Shoprite targets East Africa for expansions
Africa's biggest food retailer, Shoprite, announced a 6.4% growth in turnover for the September quarter, announcing that it would continue its international expansion programme to shore up its base.
Shoprite said sales in its South African home surged 8.1 percent with the market recording a sharp reduction in internal inflation to 0.9 percent for the quarter from the corresponding quarter’s 7.2%.
“This material drop was driven by significant price reductions of many basic commodity items such as maize meal and potatoes following supply improvements after the earlier drought conditions,” the company said in a statement yesterday.
Shoprite said that its non-South African markets had grappled with economic headwinds and reported a negative turnover growth of -1.8 percent “mainly due to the impact of lower commodity prices and the depreciation of the currencies of the three main countries where the group trades on the continent”.
Sales growth in Angola, in particular, slowed significantly after extraordinary growth of 110 percent in the corresponding quarter. Angola’s extraordinary growth was propelled by the reopening of the Palanca store last April 2016 after being closed for more than a year due to a fire that caused widespread damage to it in 2014. However analysts yesterday described the numbers as said as slightly behind expectations driven by the weaker data from markets across the continent. Damon Buss, an equity analyst at Cape Town-based Electus Fund Managers, said the numbers came off a high base.
“We did not expect Shoprite sales to slow as much as they did. They were weighed down by a high base and currency pressures on the continent. However the South African numbers were good, as Shoprite reported the lowest inflation of all the local retailers and grew volumes, indicating they’re growing their market share,” he said. “To be able to grow market share is a job well done.”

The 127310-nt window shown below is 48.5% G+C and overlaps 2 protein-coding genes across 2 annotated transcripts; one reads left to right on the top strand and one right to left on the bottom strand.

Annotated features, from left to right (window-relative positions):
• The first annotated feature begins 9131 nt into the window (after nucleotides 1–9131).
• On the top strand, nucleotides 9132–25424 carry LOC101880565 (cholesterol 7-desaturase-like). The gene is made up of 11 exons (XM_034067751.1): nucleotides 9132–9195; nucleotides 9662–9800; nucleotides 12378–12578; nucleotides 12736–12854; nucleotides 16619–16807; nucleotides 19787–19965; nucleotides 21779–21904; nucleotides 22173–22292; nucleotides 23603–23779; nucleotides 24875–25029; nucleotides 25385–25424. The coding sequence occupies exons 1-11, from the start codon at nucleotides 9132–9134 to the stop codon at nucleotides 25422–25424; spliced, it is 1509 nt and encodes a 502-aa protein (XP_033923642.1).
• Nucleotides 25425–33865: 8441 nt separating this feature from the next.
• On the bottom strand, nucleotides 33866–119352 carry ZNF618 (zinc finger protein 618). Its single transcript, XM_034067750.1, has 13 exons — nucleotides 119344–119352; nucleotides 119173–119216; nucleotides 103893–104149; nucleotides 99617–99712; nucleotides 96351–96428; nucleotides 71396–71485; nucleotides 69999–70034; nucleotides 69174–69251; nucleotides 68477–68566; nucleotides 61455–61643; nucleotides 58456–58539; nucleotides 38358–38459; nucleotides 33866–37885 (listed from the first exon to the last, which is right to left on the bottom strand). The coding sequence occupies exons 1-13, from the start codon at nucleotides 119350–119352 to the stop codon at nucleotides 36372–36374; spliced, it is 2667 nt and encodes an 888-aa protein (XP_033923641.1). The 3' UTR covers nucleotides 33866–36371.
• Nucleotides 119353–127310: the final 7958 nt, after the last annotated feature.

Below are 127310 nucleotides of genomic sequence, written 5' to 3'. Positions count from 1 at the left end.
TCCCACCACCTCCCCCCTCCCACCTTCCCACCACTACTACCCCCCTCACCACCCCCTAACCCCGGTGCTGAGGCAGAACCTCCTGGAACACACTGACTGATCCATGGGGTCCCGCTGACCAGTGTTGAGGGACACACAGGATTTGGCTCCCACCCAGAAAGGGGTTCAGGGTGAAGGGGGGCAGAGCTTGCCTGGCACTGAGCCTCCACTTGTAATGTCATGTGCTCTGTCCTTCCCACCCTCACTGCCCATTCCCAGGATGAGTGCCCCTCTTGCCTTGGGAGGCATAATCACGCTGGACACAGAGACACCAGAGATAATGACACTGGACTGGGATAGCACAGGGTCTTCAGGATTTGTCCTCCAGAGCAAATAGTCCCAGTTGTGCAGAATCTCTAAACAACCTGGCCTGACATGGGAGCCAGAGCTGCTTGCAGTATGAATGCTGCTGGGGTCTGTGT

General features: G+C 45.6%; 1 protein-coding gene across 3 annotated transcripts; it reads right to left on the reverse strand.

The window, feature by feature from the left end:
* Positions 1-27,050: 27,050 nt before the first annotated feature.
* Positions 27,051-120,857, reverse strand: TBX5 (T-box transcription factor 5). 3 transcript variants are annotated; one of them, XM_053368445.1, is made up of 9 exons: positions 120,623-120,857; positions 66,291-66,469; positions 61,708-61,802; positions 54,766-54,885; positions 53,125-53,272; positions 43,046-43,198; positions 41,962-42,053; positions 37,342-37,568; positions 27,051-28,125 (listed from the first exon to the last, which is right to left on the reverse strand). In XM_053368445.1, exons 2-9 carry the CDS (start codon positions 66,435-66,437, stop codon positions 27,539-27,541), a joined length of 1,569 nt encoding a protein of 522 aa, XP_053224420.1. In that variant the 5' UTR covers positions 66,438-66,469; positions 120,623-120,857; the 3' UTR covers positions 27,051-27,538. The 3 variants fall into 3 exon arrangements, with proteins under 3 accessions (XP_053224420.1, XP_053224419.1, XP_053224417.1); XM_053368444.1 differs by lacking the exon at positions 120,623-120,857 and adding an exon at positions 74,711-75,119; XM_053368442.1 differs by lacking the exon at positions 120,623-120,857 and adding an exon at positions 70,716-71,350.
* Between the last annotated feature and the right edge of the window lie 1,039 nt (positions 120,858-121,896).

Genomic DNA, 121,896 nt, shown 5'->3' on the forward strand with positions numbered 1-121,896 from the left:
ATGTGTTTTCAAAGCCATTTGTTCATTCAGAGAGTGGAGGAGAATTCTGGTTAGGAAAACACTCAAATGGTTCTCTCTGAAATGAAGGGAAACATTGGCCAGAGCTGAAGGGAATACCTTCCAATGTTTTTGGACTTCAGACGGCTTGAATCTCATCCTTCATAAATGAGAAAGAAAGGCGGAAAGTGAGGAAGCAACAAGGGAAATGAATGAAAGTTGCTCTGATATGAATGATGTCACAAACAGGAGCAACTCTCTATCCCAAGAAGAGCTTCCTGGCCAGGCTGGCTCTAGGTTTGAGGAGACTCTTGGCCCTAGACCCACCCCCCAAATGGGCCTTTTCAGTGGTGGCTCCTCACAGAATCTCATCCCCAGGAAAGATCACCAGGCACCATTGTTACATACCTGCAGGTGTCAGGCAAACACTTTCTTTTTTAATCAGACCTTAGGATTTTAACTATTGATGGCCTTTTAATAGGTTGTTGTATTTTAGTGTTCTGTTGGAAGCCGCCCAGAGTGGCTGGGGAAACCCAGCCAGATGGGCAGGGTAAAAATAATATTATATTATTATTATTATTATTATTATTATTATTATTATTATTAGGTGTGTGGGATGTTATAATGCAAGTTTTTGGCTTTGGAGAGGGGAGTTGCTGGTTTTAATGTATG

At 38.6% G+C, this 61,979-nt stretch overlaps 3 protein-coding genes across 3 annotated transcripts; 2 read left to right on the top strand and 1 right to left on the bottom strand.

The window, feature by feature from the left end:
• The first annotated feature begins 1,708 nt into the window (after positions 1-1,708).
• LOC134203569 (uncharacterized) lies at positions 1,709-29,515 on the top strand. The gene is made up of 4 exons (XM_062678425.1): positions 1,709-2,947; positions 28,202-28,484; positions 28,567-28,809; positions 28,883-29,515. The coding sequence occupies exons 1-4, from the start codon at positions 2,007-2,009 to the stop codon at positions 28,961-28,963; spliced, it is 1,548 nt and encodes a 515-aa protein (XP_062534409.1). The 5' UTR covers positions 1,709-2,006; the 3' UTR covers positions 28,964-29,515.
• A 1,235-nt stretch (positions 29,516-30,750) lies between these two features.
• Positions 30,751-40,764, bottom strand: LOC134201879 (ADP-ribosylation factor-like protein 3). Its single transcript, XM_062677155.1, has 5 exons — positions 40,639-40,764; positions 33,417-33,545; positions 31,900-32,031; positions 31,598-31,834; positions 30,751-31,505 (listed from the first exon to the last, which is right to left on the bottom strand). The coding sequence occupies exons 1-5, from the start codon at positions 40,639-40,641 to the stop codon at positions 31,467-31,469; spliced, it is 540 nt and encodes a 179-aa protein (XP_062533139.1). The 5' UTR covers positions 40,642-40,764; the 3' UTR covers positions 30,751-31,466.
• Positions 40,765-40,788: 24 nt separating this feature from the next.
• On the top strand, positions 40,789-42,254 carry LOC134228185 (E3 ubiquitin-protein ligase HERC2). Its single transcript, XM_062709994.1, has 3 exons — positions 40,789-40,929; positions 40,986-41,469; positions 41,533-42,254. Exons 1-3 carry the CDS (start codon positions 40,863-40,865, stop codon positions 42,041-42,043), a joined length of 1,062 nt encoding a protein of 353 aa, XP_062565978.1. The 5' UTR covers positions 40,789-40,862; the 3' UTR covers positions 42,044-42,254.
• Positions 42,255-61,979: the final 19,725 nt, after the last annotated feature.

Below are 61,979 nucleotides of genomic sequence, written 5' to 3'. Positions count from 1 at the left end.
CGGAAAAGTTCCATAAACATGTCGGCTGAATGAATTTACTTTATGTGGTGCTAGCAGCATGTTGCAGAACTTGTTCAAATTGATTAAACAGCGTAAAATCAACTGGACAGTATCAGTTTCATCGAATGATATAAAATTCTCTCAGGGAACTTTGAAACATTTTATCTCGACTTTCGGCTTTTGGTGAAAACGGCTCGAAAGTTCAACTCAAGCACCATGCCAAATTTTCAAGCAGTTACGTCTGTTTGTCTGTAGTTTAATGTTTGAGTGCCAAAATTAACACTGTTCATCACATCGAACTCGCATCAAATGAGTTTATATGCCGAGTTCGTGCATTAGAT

Reports have emerged that Shoprite was preparing enter into Kenya, as the local Nakumatt business struggles. Shoprite which operates which operates 2 689 stores in 15 countries including Botswana, Zambia and Ghana said it opened 20 new supermarkets and 6 furniture stores across the continent during the period.
It said its current pace of growth echoed the prevailing challenging environment and had to be viewed in context of the very strong growth of 15.7 percent in the corresponding period of the prior year.
File Image: IOL
Shoprite whose subsidiaries include Medirite and Computicket said that smaller divisions also made a good contribution to group turnover. The furniture division, reported increased sales of 8.9 percent, despite the amendments to the National Credit Act. The OK Franchise division continued to gain market share and saw a growth of 10 percent, in line with the group’s supermarket performance. The company was positive about its outlook.
“The deflationary environment is good news for consumers ahead of the important festive sales season, although consumer spending is difficult to predict, especially with further rand weakness. In the medium term, however the group remains optimistic about its operational strength and is making positive progress on its strategic priorities,”the company said.
- BUSINESS REPORT